Humans are olfactory beasts, even though we don’t like to see ourselves as such. We’re guided by scents and odors on our daily lives, some pleasant, some others,… well not so much. With the few exceptions of those allergic or extra sensitive to the billions of scents we’re bombarded with day in and day out, most of us enjoy the calming scent of a rose, the relaxing smell of coffee in the morning and despise the pungent smells our own bodies can emit at times and that extremely strong cheap perfume that one coworker insists in attacking us with every day! ugh!
In cosmetics in particular, we’re used to scented products, from our shampoos and conditioners, all the way to our deodorants and even toothpaste, but in some cases we need or prefer for various reasons, products that won’t emit any odor at all. The words we are all familiar with and are very much used in cosmetics, that describe these products are unscented, fragrance free, odor-free, odorless and similar ones. But their definitions and the use of those words within the industry sometimes isn’t quite clear as we might think.
If we look them up in the dictionary their definitions are easy to understand. But although they might have similar definitions, there are certain subtle differences when it comes to how they’re used in cosmetics and they can confuse us at times.
Unscented or Scentless, literally means “without added scent”, “not filled or impregnated with odor or fragrance”, but not necessarily odorless. A product might display “unscented” in its label or “scentless”, and still give out a faint scent. This is because one or more of the ingredients in the formula have a natural scent that permeates through in the final product. Because not scents or masking agents are used generally in this products, the word “fragrance” isn’t present in the ingredients list, and the product isn’t necessarily completely free of odors.
Fragrance Free, literally means “free of fragrance or scent”. Although one might think it means there are no fragrances added to the product, similar to unscented, the reality is different. Products disclosing “Fragrance Free” on their labels might be actually unscented so actually no added scented ingredients are in it, or “odorless” meaning a chemical in the form of fragrance neutralizer was added to eliminate all natural scents from the ingredients. Usually these products although claiming to be Fragrance Free, disclose “fragrance” as mandated by the FDA in the ingredients list. So check the labels to make sure.
Odor-Free or Odorless.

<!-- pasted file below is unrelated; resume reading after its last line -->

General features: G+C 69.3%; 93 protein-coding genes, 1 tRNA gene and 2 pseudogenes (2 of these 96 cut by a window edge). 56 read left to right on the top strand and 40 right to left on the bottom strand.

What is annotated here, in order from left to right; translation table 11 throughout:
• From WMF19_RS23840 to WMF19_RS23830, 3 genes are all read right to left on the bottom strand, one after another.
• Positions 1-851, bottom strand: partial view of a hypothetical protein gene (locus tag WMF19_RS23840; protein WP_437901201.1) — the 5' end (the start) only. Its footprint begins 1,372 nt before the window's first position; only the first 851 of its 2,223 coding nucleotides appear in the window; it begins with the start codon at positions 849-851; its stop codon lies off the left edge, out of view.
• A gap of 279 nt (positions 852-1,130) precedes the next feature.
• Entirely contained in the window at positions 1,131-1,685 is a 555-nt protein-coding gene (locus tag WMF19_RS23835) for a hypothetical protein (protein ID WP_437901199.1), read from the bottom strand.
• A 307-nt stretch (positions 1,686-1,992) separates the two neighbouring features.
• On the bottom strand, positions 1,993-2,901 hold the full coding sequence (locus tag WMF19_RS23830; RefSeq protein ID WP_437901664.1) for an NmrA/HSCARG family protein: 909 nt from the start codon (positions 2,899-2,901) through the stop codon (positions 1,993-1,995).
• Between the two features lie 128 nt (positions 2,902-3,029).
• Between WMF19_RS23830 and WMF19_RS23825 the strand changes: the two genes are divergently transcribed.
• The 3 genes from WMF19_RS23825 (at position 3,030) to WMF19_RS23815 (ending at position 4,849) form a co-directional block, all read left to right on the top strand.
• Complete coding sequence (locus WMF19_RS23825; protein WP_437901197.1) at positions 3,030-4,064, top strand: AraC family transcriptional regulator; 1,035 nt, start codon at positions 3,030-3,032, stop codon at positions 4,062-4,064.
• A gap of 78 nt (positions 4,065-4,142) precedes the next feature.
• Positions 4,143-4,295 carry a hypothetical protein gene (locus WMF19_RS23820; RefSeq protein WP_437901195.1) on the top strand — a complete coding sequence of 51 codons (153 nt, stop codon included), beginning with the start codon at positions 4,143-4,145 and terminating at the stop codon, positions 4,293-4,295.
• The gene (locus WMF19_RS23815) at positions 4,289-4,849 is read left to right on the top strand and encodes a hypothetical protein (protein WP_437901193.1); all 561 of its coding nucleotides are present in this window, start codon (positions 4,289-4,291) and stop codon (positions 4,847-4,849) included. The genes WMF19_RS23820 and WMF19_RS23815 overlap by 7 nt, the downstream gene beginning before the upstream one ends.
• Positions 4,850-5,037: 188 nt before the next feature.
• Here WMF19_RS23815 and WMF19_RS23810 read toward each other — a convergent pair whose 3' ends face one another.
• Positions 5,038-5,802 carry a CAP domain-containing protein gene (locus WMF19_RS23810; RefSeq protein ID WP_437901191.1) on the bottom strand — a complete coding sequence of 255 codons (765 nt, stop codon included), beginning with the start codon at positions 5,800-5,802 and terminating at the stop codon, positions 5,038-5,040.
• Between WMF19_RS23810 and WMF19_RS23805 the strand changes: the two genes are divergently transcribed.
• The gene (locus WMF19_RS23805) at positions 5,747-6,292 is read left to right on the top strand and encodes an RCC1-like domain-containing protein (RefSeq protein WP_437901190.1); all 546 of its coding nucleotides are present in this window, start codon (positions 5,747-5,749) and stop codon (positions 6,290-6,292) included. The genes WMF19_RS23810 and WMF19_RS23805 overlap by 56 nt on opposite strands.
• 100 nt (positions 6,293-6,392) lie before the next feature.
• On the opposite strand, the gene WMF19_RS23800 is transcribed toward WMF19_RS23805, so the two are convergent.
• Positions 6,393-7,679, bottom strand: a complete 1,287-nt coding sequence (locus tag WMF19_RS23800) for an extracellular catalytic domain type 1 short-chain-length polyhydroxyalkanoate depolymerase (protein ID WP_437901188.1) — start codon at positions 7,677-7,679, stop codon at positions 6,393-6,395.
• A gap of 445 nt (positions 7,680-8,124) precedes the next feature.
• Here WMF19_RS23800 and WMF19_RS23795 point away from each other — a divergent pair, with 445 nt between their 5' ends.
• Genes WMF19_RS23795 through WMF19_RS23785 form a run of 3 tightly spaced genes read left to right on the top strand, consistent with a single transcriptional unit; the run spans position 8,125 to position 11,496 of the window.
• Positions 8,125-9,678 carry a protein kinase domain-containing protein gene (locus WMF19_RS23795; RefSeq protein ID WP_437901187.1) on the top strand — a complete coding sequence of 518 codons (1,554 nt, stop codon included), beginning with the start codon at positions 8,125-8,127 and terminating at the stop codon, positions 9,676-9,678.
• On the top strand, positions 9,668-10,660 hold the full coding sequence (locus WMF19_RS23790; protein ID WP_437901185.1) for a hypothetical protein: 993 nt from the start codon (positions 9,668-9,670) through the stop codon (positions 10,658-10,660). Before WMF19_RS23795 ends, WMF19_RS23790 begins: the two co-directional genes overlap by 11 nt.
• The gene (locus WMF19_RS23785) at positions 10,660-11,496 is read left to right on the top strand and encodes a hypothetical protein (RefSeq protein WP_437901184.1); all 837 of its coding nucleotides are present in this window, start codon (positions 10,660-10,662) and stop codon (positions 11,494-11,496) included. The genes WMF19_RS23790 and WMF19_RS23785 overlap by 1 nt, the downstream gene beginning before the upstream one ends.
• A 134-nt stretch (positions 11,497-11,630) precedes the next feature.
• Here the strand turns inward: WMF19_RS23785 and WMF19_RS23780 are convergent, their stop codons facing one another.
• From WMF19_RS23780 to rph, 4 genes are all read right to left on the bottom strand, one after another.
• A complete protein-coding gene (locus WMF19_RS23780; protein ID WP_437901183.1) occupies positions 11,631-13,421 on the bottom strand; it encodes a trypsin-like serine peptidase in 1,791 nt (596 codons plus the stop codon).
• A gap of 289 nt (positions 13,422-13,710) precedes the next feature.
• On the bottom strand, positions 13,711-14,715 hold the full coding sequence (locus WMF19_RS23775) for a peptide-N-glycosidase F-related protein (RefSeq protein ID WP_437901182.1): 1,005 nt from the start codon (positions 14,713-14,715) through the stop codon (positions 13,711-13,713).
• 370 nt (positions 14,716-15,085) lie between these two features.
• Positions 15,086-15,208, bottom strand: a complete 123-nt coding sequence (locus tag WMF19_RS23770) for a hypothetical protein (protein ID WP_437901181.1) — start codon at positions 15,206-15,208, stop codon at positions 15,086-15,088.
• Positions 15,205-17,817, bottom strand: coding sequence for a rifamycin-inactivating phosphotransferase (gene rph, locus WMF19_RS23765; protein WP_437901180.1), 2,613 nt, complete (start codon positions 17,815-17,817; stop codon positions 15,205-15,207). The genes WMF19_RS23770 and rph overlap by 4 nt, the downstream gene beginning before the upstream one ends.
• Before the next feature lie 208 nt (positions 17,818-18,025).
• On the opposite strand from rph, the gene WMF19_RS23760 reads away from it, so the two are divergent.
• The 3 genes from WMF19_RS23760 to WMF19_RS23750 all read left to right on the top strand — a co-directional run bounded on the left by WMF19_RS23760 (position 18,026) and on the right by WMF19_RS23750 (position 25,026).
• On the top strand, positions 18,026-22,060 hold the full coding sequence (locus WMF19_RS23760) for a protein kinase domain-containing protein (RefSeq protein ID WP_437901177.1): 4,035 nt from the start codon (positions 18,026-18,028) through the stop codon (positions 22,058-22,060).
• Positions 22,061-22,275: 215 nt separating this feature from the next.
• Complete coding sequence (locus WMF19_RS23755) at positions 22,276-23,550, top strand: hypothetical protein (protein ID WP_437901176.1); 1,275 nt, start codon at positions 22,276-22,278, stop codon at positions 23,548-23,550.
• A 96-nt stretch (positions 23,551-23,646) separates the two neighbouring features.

Just like for Fragrance Free above, these products have fragrance neutralizers added to the formula to completely eliminate any scent the ingredients might have that could possibly permeate through. Check the ingredients list for “fragrance”.
Fragrance or Odor Neutralizers and Masking Agents
Fragrance or odor neutralizers and masking agents come in a variety of chemical concoctions, and unless the cosmetic company so wishes to do, chances are they won’t disclose the list of ingredients in them. When it comes to “fragrances”, “masking agents” or “odor neutralizers”, hiding the ingredients in these potions isn’t illegal at all in the US. Actually the FDA protects this as “trade secret” allowing cosmetic companies to hide the ingredient makeup of these under the “fragrance” umbrella. Zinc ricinoleate, Sodium Lauroyl Sarcosinate, Tetrahydroxypropyl Ethylenediamine are just a few of the quite large number of neutralizers most commonly used in cosmetics and other industries.
Another method that has become quite popular in the industry to mask the natural odors of certain ingredients is called Encapsulation. Encapsulating techniques for cosmetic active ingredients and volatile mater (odors) vary depending on the ingredients and purpose. The molecules that give off the odor in a product are “enclosed” in a medium or “shell” to prevent the release of this scent into the air therefore giving the appearance the product is odor or scent free. Products where an encapsulation technique was used to masquerade or eliminate the natural scent of the ingredients won’t disclose “fragrance” in the ingredients list, but the ingredients used to encapsulate should be disclosed as they’re part of the active ingredients in the formulation. Many micro-encapsulating methods require the use of not so natural chemicals, including polymers, and liposomes among others, many of which have been frown-upon in the natural cosmetics industry.
Because when it comes to products without scent there is no standard in the industry, the terms “fragrance free”, “unscented” and others are used indiscriminately in cosmetics regardless of their definition.
At By Valenti Organics, we don’t use masking agents, or encapsulating techniques to eliminate the natural scent some ingredients would give off. Products that are scented will display a full list of the essential oils in the formulation, and those market unscented like our true castile – sapone d’oliva (olive oil – jabón de castilla) – bar soap are true to its definition.
Ultimately, if reading the ingredients list of your favorite product, still won’t answer your questions, asking the formulator or the manufacturer might do the trick in revealing what’s really behind that fragrance free or odorless product, if not because of peace of mind, because as consumers we have the right to know what cosmetic companies are putting in our bodies, won’t you agree?…